“Like (Gilla)” (Sweden) – directed and written by Crazy Pictures, co-written by Christoffer Nordenrot. International Premiere. Morgan’s attempt to gain attention is not appreciated; hidden by the Internet’s anonymity, he goes on attack against an innocent blogger.

“Ghettotube” (France) – directed and written by Saïd Belktibia, co-written by Jérémie Delon. World Premiere. Two housing project teens create a website for a video of a staged bus assault, and after it goes viral they receive an unusual offer.

Gallery Opening – Narrative/Documentary Program

“Catwalk” (Sweden) – directed by Ninja Thyberg, written by Ninja Thyberg. North American Premiere, Narrative. Nine-year-old Ella’s classmates are playing in the schoolyard in full adult dress-up, and she wants to be part of that world.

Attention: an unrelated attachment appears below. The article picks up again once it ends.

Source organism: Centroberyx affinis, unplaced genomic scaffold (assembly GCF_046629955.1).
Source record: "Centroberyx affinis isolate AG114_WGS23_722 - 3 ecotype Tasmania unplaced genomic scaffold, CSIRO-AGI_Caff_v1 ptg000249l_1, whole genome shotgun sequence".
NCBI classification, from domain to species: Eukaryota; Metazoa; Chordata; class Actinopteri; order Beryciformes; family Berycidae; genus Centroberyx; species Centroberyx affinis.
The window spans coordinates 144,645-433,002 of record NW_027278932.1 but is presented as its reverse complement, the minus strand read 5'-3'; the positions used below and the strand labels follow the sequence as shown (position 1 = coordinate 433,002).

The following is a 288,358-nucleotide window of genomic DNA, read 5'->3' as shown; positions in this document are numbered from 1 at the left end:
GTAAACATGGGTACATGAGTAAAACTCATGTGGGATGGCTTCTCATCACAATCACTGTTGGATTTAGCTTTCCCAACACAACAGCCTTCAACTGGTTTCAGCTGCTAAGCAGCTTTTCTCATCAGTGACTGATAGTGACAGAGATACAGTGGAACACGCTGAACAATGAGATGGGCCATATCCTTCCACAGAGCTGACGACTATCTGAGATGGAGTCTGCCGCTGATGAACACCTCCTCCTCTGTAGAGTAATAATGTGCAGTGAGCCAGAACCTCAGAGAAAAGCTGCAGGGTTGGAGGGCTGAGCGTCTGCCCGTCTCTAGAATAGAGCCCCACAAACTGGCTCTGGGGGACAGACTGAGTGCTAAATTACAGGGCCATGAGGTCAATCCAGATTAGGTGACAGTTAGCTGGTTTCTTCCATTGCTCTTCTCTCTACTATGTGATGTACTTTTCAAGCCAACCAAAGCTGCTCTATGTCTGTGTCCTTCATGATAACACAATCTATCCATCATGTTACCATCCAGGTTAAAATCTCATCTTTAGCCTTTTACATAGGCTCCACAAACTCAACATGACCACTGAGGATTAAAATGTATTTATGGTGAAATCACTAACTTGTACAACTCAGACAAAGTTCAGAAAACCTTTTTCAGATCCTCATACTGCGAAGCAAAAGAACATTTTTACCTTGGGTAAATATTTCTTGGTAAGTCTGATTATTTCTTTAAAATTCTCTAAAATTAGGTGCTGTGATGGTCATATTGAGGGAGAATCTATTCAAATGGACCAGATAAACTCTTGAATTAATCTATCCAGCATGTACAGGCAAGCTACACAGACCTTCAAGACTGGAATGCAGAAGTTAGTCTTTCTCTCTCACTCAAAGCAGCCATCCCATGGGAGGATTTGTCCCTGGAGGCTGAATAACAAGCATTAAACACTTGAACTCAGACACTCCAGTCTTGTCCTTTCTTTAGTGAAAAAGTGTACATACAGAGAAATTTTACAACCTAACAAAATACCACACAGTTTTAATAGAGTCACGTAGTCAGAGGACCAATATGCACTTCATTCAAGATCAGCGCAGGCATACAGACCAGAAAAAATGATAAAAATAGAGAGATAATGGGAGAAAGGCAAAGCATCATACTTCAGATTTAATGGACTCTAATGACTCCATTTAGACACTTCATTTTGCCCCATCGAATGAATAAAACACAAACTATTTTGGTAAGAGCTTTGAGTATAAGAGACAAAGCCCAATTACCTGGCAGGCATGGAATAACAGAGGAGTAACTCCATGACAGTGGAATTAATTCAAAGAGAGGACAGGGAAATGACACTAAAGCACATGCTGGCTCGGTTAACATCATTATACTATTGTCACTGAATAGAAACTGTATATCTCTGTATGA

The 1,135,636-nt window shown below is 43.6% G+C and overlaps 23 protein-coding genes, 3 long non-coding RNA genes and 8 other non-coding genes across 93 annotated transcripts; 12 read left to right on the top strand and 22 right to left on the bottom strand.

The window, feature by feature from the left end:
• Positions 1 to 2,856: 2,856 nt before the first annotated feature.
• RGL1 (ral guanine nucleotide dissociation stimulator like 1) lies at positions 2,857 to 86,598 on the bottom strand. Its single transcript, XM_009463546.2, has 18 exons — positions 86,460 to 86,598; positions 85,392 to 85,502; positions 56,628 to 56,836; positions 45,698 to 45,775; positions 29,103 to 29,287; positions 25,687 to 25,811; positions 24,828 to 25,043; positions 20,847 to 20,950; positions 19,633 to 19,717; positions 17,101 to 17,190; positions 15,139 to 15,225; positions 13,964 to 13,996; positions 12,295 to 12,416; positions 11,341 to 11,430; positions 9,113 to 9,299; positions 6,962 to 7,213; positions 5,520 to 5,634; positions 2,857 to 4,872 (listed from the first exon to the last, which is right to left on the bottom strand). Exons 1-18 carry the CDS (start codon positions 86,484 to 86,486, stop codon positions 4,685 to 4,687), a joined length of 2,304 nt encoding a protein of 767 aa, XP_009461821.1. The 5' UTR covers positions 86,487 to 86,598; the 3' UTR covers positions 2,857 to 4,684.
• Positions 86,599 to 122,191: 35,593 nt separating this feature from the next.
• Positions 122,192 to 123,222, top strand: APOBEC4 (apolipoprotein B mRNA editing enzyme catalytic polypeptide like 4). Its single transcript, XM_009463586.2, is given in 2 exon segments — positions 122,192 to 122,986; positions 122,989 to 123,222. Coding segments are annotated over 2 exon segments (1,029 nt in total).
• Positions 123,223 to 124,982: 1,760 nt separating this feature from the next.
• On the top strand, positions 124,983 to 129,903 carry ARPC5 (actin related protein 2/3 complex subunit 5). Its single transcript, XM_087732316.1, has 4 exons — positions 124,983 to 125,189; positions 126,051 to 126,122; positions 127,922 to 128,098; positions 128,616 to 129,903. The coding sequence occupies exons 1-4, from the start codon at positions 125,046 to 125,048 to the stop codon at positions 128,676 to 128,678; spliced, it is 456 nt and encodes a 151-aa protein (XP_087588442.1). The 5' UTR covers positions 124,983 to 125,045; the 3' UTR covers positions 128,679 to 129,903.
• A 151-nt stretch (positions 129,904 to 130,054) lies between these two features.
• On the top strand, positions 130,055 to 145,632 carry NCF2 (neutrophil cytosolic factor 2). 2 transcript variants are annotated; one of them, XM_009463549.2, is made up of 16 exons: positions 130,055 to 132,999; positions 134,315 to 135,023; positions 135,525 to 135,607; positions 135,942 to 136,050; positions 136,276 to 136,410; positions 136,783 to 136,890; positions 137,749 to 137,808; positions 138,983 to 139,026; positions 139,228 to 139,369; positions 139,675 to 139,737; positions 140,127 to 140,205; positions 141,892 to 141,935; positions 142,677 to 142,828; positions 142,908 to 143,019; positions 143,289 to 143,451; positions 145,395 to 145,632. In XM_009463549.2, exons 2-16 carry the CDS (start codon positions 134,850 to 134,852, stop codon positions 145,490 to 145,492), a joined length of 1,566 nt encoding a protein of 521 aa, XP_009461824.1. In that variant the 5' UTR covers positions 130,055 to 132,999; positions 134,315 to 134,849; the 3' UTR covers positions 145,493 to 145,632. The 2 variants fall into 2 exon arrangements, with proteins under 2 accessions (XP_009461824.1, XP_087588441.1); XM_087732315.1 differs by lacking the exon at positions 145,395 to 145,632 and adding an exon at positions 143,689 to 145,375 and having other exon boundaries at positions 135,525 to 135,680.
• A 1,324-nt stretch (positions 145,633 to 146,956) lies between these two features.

“Future Relic 03” (USA) – directed by Daniel Arsham, written by Tim Stanley & Daniel Arsham. World Premiere, Narrative. The moon has been excavated for 30 years as per the work of Dr. Mattias Rey, and his daughter Lona returns to his labs seeking guidance for the first time since being abandoned.

“Where We Begin” (USA) – directed and written by Mitsuyo Miyazaki. World Premiere, Narrative. Sheds light on the many faces of love, life, and pressure that we place upon ourselves, and that others place upon us. 

“The Artist Is Absent” (USA) – directed and written by Alison Chernick. World Premiere, Documentary. Profiles the influential Margiela, who has been a major force in fashion for over 20 years, yet the man himself remains elusive, maintaining his anonymity in an age of celebrity.